Success stories

Year In Review – Wrap-up Of Achievements Of Australian Incubators, Co-working Spaces

How Australia’s top start-up incubators performed in 2012

By Michelle Hammond
Wednesday, 19 December 2012

Ifeature-incubator-thumbt’s fair to say 2012 was a mammoth year, not only for the various incubators and co-working spaces, but for the Australian start-up scene in general.


While the last few years have seen a surge in the number of new start-up programs and venues, this year has been very much focused on helping those start-ups succeed. And it shows.


Here’s a wrap-up of how the various start-up incubators and accelerators have performed this year, as well as a look at what’s in store for 2013:




In 2012, Sydney-based incubator Pollenizer created six new businesses, opened an office in south-east Asia, established a training school, published a book called Startup Focus and celebrated its fourth birthday.


It welcomed a bevy of new businesses including Big Happy, Coachy, Ryuu, GetListed and Flikgift, and was named Best Startup Investor at the 2012 StartupSmart Awards.


Pollenizer also worked with Startup Genome, Deloitte and From Little Things to launch Silicon Beach: A study of the Australian Startup Ecosystem, offering an in-depth analysis of the sector.


Among other things, 2013 will see Pollenizer focus on opportunities that require less scale to validate. These will typically be non-consumer products, says Pollenizer co-founder Phil Morle.


“We will also be focusing on customer acquisition or ‘growth science’ so that we can validate our businesses in large pools of customers. We need to be systematically better at this,” he says.




“It’s been a pretty amazing year actually. I think 75% of my predictions have come true,” BlueChilli’s head honcho Sebastien Eckersley-Maslin told StartupSmart.


“The challenge for this calendar year was to start 12 investments, and we’ve started 14 and launched 11… Five of our start-ups have gone on to raise angel rounds, with the total amount raised at $1.7 million.”


In addition to launching 11 start-ups, BlueChilli offered its support to start-ups such as Housl, and snapped up Vividways, an app designer and developer that specialises in loyalty programs.


“The other challenge we set ourselves is a broader long-term vision of 100 start-ups by 2016. That means that next year, we’re going to have to do 24,” Eckersley-Maslin says.


“When we set ourselves high-level challenges, it becomes the focus of everything in the BlueChilli organisation. We’ll probably do a capital raising as well, very early next year.”


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For the Startmate program, which looks to fast-track budding entrepreneurs into the big time, there’ll be no time to ease into 2013. The year will start with a bang in January, when eight start-ups are welcomed into the Startmate fold for a period of five months.


These start-ups have been accepted into the annual Startmate program, which, in addition to $50,000 per start-up, will include two demo days and a two-month stint in Silicon Valley.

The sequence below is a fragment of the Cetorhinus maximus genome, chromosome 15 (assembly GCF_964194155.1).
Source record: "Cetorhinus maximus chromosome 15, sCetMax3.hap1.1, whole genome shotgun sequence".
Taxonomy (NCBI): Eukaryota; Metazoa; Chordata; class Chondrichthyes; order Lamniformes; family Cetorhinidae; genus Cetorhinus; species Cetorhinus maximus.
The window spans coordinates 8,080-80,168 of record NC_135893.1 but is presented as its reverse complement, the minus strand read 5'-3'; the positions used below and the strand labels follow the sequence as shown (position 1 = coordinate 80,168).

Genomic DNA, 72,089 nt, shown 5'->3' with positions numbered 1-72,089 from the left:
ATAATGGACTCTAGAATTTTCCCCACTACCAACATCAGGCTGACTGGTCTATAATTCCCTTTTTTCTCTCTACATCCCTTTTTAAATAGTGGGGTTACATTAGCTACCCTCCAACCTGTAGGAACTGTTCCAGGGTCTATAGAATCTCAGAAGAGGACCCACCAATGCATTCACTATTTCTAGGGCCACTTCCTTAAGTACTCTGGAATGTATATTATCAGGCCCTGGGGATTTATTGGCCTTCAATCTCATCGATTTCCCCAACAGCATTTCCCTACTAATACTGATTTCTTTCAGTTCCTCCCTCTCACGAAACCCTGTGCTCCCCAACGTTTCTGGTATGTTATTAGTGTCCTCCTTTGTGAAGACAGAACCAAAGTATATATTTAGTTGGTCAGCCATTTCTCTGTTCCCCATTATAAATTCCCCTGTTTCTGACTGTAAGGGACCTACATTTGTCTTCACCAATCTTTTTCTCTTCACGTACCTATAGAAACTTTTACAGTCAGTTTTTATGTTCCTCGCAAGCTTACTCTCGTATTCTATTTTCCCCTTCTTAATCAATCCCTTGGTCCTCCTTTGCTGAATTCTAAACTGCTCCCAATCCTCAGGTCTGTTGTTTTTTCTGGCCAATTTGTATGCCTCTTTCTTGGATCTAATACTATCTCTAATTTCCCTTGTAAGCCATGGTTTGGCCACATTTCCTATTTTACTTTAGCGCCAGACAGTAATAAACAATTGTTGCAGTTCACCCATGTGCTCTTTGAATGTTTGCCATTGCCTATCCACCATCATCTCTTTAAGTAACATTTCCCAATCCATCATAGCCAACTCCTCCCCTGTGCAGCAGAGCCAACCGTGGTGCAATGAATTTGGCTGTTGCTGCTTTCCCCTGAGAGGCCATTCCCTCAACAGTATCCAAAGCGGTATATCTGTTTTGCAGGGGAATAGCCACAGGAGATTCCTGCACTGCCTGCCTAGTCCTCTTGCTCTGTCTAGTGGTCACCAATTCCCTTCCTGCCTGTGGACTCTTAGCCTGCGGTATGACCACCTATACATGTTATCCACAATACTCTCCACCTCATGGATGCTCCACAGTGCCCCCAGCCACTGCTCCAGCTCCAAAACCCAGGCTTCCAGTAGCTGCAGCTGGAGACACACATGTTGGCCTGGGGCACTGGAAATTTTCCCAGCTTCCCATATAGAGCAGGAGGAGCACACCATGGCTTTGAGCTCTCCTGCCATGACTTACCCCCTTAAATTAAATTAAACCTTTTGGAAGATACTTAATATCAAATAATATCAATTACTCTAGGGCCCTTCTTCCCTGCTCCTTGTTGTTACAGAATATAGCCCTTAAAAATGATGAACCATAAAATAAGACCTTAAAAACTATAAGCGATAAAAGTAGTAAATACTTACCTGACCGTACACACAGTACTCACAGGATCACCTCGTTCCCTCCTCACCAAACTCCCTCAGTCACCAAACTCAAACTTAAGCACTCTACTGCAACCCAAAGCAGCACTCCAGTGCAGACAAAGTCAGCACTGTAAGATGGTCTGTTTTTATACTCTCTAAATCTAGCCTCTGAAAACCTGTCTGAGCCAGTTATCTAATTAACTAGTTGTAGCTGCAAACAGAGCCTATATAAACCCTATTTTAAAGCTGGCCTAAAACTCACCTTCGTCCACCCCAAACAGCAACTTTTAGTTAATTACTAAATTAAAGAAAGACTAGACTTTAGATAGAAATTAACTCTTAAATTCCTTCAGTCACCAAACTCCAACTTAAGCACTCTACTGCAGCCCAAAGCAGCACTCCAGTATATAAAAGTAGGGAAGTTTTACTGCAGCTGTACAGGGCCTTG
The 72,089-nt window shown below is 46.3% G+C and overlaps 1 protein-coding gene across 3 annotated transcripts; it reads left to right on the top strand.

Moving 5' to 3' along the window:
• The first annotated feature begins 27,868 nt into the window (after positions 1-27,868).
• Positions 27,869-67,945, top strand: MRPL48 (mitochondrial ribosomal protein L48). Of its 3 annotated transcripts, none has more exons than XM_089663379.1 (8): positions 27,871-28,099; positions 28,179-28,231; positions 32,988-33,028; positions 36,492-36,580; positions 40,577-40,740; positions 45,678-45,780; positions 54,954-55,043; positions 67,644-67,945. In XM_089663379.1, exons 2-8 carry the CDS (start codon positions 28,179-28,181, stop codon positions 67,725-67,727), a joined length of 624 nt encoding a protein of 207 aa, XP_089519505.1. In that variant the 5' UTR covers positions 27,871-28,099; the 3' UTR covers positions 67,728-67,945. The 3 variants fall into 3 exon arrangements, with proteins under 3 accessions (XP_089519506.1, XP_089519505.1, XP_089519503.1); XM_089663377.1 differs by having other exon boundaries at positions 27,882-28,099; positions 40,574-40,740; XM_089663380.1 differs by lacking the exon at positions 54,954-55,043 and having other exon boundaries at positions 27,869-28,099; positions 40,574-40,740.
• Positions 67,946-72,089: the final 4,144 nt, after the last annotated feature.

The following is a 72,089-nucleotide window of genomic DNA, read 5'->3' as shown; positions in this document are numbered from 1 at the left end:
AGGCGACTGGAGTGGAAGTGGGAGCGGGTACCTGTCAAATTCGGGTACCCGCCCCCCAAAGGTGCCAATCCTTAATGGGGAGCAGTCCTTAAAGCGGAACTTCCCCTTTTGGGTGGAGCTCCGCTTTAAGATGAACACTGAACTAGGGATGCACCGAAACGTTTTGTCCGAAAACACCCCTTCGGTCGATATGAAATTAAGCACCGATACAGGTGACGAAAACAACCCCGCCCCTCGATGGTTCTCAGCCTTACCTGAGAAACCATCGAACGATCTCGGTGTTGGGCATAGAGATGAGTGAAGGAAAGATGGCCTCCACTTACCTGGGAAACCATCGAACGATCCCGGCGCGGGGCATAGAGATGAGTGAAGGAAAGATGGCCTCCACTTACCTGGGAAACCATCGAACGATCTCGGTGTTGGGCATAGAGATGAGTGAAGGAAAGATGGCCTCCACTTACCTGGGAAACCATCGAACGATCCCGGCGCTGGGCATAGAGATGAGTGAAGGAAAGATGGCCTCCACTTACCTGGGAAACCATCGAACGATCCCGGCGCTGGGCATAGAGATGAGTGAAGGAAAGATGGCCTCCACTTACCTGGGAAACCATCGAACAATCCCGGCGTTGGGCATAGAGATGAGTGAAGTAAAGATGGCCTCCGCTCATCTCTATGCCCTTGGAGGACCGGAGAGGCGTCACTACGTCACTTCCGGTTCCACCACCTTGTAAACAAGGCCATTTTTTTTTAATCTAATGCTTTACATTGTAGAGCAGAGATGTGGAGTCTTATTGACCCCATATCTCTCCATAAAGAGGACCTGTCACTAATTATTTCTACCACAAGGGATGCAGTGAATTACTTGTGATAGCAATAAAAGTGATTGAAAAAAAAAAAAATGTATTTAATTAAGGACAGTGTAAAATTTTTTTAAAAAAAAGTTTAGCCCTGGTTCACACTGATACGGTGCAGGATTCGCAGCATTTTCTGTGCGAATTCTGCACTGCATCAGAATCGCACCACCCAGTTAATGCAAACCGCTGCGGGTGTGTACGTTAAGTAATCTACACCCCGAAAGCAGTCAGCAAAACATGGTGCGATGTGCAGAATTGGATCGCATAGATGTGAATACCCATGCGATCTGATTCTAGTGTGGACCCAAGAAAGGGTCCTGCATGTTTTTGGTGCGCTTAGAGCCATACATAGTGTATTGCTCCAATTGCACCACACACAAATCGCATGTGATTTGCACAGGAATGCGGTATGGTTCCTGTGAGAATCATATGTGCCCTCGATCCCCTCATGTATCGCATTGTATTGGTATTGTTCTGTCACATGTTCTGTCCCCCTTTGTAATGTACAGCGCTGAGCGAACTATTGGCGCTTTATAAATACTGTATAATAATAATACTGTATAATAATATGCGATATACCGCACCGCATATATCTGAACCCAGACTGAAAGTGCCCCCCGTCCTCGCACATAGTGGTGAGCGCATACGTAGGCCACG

Startmate obviously devoted much of this year to its 2012 class, which included Happy Inspector, ScriptRock and Ninja Blocks.


In March, co-founder Niki Scevak defended Startmate’s decision to advise its 2012 class to become incorporated in the United States rather than Australia.


“I completely disagree with comments characterising it as a brain-drain… Incorporating there will simply allow the companies to accept payments from all around the world,” he said.




Like Startmate, start-up incubator AngelCube was also kept busy this year with its class of 2012, which included Broccol-e-games, Vinspi and Kickfolio.


Meanwhile, film rating and review site managed to raise some funds following on from its stint in AngelCube’s 2011 program.


After announcing the participants for its 2012 class, AngelCube co-founder Andrew Birt told StartupSmart the incubator would be taking a tough-love approach.


“[There are] strict milestones that each team must hit each week,” he said.


Birt also weighed on in the debate about the lack of female tech entrepreneurs and mentors, admitting more can be done to entice women into the industry.




In February, co-working space Fishburners launched a new space for start-ups, called EngineRoom, in the Sydney suburb of Darlinghurst after partnering with the City of Sydney.


Then in August, Fishburners extended its sponsorship deal with Optus, ensuring it remains viable for the next three years.


“The movement has got a real momentum now and is heading in the right direction. There are some great start-ups that are using Fishburners,” director Peter Bradd said at the time.


Just last week, former Fishburners-based start-up Rezdy secured $300,000 from existing investors, adding to a $250,000 round raised earlier.


While 2012 was a year of expansion for Fishburners, next year will see Fishburners take a more active role in the start-ups it accommodates, director David Vandenberg told StartupSmart.


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